H. fluviatile can be recognised as a Hygroamblystegium by the combination of a very stout nerve and thick-walled mid-leaf cells only 2-4 times as long as wide. With H. tenax, it shares these characters with Cratoneuron filicinum, another highly variable species that is often found in highly basic wet places (although rarely on rocks in fast-flowing watercourses that are regularly inundated). However, that plant has inflated alar cells forming obvious decurrent auricles, which are lacking in Hygroamblystegium species.
When growing on rocks in fast-flowing water, the long, little-branched shoots of H. fluviatile have a characteristically stringy look about them but they vary in size and both robust and slender forms can be found. Water shear and abrasion sometimes erodes the laminae of the lower leaves, leaving only nerves sticking out from the stem.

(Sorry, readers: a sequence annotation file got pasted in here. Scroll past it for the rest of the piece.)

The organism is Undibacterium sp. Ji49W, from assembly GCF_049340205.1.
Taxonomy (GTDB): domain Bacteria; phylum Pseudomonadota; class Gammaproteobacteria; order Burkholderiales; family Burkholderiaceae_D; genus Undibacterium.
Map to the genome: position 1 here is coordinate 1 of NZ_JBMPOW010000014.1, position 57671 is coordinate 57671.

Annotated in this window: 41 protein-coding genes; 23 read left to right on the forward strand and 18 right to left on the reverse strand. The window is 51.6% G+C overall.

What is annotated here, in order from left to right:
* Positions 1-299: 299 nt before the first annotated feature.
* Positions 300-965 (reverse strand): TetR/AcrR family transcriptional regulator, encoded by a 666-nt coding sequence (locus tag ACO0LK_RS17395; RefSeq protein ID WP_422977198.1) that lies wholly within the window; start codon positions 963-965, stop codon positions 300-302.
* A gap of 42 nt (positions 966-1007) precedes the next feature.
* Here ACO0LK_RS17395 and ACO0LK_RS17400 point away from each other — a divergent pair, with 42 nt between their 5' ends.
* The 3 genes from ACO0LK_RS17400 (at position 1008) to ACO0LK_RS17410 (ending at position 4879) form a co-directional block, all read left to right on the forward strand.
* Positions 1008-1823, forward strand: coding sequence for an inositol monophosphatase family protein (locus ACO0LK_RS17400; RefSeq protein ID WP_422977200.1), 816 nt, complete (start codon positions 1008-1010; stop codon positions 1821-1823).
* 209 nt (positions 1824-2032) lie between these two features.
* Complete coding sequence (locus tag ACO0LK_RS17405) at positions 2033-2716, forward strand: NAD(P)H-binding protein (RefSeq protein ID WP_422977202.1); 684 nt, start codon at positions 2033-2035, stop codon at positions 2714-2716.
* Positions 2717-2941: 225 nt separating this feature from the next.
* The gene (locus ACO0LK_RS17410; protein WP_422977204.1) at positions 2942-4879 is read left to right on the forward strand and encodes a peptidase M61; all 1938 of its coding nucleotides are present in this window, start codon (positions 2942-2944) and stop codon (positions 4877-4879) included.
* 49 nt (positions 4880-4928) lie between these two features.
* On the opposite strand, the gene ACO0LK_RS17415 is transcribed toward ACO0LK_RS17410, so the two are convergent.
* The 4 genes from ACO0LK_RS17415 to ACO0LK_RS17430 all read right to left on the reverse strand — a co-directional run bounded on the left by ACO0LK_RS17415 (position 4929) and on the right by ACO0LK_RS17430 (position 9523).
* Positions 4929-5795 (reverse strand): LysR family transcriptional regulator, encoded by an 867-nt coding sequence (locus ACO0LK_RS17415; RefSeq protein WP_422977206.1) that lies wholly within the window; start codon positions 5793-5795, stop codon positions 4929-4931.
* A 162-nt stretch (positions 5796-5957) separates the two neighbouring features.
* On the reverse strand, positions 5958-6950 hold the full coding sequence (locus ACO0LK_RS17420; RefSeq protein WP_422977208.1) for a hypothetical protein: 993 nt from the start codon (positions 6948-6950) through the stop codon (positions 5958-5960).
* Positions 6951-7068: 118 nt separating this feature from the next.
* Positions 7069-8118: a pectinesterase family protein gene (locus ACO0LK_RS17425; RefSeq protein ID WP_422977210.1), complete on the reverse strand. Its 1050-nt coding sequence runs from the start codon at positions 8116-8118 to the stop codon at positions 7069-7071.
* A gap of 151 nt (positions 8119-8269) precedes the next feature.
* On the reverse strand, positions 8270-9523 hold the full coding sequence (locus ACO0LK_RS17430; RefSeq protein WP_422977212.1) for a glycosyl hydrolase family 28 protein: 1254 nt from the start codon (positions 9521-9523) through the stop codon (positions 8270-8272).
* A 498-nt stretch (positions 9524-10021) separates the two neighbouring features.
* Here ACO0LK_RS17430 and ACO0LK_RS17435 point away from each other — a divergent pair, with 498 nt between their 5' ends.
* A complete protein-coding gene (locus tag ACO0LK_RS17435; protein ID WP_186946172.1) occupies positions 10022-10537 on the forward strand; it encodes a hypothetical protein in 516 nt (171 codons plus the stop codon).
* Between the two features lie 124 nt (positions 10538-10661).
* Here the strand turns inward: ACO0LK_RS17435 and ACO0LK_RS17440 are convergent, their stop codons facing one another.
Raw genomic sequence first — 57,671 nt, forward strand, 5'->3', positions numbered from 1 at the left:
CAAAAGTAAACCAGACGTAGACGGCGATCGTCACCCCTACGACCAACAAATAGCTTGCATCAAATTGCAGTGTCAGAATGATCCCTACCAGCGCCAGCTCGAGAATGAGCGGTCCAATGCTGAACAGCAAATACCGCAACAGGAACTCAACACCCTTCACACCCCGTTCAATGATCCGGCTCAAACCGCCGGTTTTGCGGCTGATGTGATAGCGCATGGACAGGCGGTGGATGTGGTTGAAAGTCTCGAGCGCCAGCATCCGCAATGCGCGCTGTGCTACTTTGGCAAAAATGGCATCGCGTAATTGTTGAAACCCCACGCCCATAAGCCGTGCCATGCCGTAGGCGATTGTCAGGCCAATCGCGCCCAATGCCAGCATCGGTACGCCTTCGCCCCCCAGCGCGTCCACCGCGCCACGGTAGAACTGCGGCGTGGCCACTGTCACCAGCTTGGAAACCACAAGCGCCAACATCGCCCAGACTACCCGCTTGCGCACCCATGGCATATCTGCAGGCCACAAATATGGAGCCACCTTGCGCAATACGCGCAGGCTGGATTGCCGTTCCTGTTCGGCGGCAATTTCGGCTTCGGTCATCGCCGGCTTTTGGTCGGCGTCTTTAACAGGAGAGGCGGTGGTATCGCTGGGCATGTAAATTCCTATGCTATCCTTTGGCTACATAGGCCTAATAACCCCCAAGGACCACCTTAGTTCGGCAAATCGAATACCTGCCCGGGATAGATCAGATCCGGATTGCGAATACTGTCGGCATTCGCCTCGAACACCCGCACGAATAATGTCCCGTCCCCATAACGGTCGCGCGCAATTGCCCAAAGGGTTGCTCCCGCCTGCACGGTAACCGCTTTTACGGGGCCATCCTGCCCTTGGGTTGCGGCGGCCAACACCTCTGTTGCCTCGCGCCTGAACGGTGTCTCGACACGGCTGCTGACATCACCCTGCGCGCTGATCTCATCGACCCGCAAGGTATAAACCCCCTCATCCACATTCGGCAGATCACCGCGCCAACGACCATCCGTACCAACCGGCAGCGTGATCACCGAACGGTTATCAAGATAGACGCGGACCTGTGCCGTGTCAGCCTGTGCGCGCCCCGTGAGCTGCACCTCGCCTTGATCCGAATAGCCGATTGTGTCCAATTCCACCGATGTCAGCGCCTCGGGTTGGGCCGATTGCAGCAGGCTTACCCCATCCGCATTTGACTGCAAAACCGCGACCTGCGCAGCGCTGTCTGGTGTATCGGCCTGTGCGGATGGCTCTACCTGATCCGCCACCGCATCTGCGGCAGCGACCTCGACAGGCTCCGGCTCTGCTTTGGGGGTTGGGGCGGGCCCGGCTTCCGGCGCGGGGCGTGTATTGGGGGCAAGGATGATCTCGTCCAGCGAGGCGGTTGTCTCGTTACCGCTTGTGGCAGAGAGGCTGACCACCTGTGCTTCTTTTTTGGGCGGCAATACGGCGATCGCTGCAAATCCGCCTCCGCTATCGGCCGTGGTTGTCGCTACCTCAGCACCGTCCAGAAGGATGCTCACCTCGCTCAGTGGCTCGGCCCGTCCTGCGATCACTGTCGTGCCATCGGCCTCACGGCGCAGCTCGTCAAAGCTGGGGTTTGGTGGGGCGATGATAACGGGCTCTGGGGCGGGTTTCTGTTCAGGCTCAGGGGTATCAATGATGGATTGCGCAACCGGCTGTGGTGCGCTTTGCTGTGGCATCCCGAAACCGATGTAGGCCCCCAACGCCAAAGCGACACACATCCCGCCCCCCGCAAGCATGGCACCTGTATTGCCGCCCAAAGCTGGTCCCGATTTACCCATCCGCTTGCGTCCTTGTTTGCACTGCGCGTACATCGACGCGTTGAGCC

It can be very difficult to separate H. fluviatile and H. tenax, and intermediates do occur (which may be recorded as Hygroamblystegium sp.). H. fluviatile has a wider and more ovate leaf shape, the widest part of the leaf tending to be higher than in H. tenax. It has an obtuse apex, and the cells of the apex are usually not much different in shape from the upper laminal cells (tending to be longer and narrower in H. tenax).Read the Field Guide account